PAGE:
Most NCOs are more relaxed and confident in verbally discussing ideas and issues. It seems that the non-scripted, informal approach suits most NCOs better. However, writing down these ideas and issues can give them more authority; plus, the time to write enables you opportunity take your time, filter your ideas, and gather evidence to support their worth. Once your ideas, are down in black and white, they can form a baseline for which further discussion can build upon. Maybe give it a go before diving head first into a pointless argument next time.
So how do I become better at writing?
I will say now that I believe removing the now abolished Subject 3 from the prerequisites for promotion was a mistake. Admittedly, I believe literacy is more relevant than numeracy in the day to day routines of most NCOs. Both have weight and are relevant to an NCOs development as a leader.
The Chief of Army actively encourages soldiers to further their education and professional development. This can be achieved in a variety of ways. The key is to open your mind to the practice of improving and developing yourself, and seeking opportunities for learning. To develop your written ability, you have to embrace opportunities to improve.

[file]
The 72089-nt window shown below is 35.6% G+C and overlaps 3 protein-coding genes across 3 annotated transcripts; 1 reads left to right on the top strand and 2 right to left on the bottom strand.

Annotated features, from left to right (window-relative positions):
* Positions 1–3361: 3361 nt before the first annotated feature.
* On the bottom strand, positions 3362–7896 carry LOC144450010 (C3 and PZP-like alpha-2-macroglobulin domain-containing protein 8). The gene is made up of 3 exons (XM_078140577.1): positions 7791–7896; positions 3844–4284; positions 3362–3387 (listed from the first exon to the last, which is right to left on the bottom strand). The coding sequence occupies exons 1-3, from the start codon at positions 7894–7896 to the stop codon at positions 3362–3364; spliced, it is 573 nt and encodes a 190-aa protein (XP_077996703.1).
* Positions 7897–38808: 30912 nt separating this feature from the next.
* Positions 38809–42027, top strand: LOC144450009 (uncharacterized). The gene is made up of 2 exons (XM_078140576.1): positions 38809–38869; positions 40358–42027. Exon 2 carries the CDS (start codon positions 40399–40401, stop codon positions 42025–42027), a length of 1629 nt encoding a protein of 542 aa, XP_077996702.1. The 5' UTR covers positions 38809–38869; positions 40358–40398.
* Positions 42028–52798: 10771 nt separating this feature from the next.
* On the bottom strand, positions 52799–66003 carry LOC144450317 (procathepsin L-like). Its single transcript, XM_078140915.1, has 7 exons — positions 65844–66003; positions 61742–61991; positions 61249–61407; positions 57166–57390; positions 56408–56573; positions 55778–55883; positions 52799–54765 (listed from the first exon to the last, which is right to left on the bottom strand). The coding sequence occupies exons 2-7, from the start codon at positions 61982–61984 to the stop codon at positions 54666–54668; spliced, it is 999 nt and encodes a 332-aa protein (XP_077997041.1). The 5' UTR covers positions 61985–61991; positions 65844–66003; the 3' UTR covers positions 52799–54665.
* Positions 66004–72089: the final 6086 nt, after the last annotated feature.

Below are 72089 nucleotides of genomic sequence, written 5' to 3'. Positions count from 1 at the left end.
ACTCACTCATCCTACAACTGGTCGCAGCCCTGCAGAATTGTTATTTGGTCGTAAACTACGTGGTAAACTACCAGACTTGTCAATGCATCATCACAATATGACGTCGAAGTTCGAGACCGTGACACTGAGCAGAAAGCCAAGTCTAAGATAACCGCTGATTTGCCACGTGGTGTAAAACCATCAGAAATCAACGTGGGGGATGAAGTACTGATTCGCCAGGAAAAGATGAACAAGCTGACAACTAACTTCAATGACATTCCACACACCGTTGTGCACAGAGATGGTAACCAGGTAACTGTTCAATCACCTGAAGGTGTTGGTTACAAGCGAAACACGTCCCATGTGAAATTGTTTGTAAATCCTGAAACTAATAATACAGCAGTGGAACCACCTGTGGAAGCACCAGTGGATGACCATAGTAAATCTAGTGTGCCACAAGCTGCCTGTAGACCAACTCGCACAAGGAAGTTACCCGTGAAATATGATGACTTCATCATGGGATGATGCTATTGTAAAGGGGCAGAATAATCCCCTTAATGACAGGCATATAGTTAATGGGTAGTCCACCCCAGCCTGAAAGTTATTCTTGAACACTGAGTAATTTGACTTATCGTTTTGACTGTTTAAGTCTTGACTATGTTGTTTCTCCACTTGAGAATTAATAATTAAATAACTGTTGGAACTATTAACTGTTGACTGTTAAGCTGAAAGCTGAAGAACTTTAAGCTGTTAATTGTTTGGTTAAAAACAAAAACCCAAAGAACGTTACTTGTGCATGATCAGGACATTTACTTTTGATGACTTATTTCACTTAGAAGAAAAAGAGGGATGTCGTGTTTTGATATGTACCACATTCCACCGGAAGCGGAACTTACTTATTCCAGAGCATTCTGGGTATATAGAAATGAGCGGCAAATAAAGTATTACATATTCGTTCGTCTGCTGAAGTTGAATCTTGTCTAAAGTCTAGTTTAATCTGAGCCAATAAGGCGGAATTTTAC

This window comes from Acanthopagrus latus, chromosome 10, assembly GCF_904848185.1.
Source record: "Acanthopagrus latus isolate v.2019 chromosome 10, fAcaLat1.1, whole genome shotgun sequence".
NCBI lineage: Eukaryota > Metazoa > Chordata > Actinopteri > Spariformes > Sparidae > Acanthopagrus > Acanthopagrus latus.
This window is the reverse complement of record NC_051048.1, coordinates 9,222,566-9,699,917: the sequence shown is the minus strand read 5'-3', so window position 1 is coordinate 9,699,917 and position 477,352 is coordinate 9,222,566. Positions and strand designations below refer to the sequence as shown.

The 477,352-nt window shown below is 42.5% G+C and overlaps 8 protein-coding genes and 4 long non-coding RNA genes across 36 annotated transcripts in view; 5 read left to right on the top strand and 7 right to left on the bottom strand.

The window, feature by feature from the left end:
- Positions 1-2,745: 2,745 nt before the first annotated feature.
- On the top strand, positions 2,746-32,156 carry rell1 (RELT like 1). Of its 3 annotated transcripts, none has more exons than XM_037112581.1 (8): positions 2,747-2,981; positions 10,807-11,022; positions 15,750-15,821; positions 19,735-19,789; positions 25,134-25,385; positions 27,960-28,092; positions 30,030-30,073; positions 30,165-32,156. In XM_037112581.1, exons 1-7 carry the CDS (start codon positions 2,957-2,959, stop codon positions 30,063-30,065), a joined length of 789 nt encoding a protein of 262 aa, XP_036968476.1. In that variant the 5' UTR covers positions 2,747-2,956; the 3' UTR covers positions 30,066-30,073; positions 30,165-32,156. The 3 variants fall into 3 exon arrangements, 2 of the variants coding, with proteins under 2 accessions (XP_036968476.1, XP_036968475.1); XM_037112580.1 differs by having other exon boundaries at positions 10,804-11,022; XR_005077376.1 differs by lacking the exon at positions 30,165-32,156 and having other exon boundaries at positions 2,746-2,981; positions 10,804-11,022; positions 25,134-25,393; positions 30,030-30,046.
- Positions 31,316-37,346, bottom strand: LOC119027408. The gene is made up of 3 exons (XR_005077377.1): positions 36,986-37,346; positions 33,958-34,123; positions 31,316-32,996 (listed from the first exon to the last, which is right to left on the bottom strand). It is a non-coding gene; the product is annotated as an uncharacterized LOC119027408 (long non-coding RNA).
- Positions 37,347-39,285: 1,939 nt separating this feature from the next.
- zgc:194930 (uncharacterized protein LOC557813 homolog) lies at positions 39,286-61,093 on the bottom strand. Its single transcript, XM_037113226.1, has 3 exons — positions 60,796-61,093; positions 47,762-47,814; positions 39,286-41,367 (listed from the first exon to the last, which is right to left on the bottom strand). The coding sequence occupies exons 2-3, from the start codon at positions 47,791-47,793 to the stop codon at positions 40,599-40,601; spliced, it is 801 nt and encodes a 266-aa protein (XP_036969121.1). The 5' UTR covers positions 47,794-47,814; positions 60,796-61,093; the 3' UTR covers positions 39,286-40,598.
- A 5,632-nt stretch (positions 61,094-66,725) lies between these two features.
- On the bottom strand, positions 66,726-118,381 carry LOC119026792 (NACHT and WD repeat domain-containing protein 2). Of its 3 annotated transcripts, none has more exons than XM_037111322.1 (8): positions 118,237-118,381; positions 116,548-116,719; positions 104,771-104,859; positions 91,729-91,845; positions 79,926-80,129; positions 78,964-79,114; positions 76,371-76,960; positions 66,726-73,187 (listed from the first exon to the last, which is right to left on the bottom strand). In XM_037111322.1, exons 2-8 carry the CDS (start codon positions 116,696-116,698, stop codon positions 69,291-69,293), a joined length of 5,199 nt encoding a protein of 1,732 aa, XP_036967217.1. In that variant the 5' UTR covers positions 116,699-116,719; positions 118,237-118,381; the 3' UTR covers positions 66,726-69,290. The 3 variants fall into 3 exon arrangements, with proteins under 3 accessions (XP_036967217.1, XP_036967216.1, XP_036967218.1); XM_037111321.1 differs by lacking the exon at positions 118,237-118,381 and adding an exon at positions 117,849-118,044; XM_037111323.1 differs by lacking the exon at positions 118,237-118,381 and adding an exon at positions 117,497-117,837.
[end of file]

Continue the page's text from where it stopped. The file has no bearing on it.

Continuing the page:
Firstly, whether you are writing an email or a minute, take care to get it right. Seek-out someone in your area that is better than you at writing, and actually try to take on board their advice.
Secondly, read professional development articles and expose yourself to the art of expression and structure.
Thirdly, seek assistance from your local Regional Education Office. They are available for advice on education schemes, literacy, numeracy and can provide you strategies on how to improve.
Finally, in order to improve, focus on you. You need to have the drive and passion to improve, and become a more effective leader.
When I was a JNCO, my written communication was poor. After some self-evaluation, I recognised it as one of my weaknesses, and I have now worked hard, over many years, to improve. I have not become Shakespeare; but I have become more confident and competent. I
can honestly say I no longer fear writing, in fact, I quite like the challenge.
Communication skills for NCOs are critically important for Army. Investing more resources and/or time in improving communication skills will pay off in the quality of NCOs Army produces. I am not suggesting that the current NCO model is broken, I am suggesting that we can improve, ensuring that our NCOs feel confident and in control of their communication in the contemporary world, and our contemporary Army. I just thought I would write it down….
About the author
WO1 Jason Moriarty is the Regimental Sergeant Major of 12th/16th Hunter River Lancers in NSW.
The Cove is a professional development site for the Australian Profession of Arms. The views expressed within individual blog posts and videos are those of the author, and do not reflect any official position or that of the author’s employees – see more here. Any concerns regarding this blog post, video or resource should be directed in the first instance to email@example.com.